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Preparing for Flood Damage

Floods have the potential to destroy homes and endanger lives in low-level communities across the United States. If you live near a body of water and face the danger of flooding in wet seasons, reduce the risk by preparing for this natural disaster. Study your flood insurance coverage for any details you would like to adjust, and create an emergency plan in case a flood catches you and your family unaware.

Flood Insurance

First, remember that flood insurance may be mandatory in your area. Every several years the federal government creates new flood maps that pinpoint high-risk areas. If you live in one of those areas, you must purchase flood insurance. If you already own a house, you should receive notification if maps change and insurance is suddenly required. In this case, you have the option to choose the Preferred Risk Policy for two years, a low-cost program which is the government’s way of apologizing for the change. If you live in a moderate-risk flood area, there may also be a chance that lenders will still require you to purchase flood insurance when you buy a house. Fortunately, the Preferred Risk Policy also applies in these cases, and costs are typically rolled into your mortgage.

The National Flood Insurance Policy is the U.S.-wide flood insurance option offered on a community-by-community basis. The policy is divided into building, contents, and replacement cost coverage. However, within this inclusive policy are a number of different option you can choose for protection types and amounts. For example, rules required you to cover the foundation elements of your house and the equipment that is considered part of the structure, like a furnace and a water heater. But you can also choose to purchase content coverage of freezers, washers, and other appliances you might keep inside your basement.

You may recognize this set-up as related to ordinary homeowners insurance, and there are similarities. The base policy is required, but after that the amounts and items covered can be adjusted. You can have up $100,000 for contents coverage and $1,000 in loss avoidance. If you have a one-to-four family size structure, the structural coverage limits can go as high as $250,000. For business structures, structure limits are extended to $500,000. In high-risk areas, families can sometimes received an additional $30,000 to make flood-resistant improvements to their houses. A final note – most flood insurance takes at least a month to be processed. Do not wait until floods look likely to buy your policy. Prepare well ahead of time.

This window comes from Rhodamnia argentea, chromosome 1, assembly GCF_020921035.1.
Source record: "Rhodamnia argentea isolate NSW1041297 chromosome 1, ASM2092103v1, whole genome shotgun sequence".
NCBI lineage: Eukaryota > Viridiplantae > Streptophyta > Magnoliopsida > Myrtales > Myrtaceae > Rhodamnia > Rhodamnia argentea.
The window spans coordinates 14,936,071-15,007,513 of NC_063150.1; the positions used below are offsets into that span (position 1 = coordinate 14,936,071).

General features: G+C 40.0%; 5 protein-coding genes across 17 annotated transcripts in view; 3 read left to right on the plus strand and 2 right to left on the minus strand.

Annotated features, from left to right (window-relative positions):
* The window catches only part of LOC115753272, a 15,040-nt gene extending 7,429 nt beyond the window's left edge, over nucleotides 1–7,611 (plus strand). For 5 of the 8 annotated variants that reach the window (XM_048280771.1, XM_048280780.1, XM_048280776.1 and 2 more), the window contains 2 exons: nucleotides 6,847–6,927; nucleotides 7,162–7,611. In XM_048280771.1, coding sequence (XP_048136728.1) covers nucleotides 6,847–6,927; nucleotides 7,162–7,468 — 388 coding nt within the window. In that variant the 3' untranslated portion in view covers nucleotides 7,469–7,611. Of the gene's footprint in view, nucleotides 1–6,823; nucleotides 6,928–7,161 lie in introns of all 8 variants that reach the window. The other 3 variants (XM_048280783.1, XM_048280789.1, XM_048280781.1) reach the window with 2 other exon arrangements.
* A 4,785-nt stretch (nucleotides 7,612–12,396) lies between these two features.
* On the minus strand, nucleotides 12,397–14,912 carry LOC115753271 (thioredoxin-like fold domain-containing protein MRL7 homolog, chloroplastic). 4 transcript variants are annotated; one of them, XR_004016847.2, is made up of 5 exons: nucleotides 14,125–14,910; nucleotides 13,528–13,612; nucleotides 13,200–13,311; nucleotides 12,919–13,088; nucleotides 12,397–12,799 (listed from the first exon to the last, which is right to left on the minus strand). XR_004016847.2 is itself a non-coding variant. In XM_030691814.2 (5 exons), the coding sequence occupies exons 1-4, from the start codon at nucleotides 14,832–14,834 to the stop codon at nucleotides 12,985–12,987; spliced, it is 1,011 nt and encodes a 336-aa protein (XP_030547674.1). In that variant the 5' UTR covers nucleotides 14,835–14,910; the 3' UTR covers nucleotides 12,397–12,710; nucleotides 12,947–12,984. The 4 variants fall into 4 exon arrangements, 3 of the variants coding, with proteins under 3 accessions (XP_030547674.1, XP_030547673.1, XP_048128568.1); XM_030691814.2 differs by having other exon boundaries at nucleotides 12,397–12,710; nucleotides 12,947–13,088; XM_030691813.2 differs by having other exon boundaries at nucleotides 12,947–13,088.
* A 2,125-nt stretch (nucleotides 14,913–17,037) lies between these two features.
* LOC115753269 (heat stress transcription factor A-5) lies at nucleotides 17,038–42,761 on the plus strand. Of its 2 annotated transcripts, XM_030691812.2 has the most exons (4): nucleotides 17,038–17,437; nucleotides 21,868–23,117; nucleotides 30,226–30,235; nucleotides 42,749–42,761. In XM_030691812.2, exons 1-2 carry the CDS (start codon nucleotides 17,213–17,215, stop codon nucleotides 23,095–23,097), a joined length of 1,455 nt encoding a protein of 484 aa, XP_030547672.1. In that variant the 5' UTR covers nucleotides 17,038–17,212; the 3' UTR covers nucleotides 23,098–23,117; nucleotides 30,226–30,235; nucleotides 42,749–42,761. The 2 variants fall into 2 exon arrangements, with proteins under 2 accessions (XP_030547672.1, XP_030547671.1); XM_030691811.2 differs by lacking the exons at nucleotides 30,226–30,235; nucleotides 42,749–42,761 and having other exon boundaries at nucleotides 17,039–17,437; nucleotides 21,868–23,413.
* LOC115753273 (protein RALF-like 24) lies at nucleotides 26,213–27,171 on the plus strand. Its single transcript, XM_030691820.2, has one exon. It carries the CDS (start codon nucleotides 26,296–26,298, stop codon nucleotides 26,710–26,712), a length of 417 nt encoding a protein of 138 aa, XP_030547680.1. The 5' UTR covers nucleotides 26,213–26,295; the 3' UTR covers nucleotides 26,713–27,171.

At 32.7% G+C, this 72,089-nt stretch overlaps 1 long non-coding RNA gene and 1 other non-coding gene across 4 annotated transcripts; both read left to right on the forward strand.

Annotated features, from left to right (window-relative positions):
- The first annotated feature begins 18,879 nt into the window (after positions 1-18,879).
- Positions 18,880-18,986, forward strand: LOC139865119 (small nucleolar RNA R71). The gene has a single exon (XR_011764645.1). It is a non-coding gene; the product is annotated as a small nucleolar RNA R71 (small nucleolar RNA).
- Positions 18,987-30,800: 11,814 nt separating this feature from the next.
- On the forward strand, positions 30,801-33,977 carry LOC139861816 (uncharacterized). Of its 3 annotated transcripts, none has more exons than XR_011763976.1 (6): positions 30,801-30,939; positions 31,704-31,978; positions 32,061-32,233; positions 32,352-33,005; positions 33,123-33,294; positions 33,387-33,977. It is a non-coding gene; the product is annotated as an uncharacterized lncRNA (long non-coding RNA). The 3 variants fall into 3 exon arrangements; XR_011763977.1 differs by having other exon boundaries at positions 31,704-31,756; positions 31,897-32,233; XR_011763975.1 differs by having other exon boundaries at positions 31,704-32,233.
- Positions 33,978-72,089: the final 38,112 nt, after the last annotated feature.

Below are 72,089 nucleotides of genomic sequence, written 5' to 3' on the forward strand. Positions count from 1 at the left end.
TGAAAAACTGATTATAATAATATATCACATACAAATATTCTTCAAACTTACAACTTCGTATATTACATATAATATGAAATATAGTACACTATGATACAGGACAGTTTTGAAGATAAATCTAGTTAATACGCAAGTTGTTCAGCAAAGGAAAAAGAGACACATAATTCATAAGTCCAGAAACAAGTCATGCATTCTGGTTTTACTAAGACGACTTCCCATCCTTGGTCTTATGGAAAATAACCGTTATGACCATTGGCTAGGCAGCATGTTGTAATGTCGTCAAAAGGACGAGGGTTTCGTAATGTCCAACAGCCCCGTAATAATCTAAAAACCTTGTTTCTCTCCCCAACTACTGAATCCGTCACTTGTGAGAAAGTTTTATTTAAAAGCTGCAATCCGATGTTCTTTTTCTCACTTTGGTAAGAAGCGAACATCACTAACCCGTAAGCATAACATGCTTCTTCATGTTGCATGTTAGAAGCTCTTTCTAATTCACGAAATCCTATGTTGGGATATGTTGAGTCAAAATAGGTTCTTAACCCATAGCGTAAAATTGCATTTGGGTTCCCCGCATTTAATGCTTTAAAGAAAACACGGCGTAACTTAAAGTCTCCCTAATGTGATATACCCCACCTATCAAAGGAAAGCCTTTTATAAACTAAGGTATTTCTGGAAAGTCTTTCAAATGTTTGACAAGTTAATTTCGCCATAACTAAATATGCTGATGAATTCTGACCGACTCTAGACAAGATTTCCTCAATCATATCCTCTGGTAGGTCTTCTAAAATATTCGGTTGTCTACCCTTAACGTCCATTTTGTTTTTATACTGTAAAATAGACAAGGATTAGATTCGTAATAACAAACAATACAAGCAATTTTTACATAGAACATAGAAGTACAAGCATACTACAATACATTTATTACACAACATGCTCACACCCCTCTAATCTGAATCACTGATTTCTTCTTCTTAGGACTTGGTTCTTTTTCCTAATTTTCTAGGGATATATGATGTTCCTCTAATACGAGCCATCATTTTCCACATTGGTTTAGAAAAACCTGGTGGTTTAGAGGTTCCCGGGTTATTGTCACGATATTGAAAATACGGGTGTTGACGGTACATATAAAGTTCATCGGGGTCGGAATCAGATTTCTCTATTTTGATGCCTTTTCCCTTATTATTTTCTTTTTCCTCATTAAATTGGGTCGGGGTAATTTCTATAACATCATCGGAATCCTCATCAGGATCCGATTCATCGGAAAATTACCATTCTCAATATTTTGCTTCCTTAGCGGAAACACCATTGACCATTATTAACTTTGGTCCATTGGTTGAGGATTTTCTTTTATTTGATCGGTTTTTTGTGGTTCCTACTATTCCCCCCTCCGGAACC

Flood Preparation

Creating an emergency plan for unexpected floods can save your property and family when floods arrive. Flood sensors on rivers and in your own basement can provide time to react, but you must have plans made beforehand as well. Keep in mind key points such as :

  • Safety kits: A good safety kit will have drinking water, canned food, first aid materials, blankets, a radio, and a flashlight. These are just the basics – consider adding flood-specific items like rubber boots, waterproof gloves, and insect repellent as well.
  • House preparation: If you have time, raise all your electronics a foot above the projected flood elevation of your house. When in doubt, put everything on the highest shelves or second level. If you have lots of time, do the same for major appliances, or at least unplug them. If possible, shut off gas and water pipes, and turn your freezer to the coldest temperature.
  • Waterproofing kit: Keep a waterproof container with insurance policy and home contents information, along with other important legal information.
  • An evacuation plan: Find a route outside to your house or workplace. Assign individual roles to family members to make sure older family members are supported, toddlers are carried, and pets are included in the evacuation. Contact local authorities if you have family with disabilities – they will be able to provide emergency assistance. Always choose higher roads away from water sources when making an escape route.
  • A place to stay: Have a distant relative or friend out of the area you can stay with. If you go to an emergency shelter, find a separate location designed for pets (which are not allowed in official shelters).
  • A portable radio. Always listen to emergency radio or TV broadcasts, which will have specific information for your area. Sometimes you will be ordered to not evacuate because of road damage or other conditions. Receiving these updates is vital.

Flood Resources for Further Preparation: CDC: Emergency Preparedness and Response FEMA: Floods Floodsmart: Preparation and Recovery FEMA: Homeowners with Flood Insurance Should File Claims for Damages

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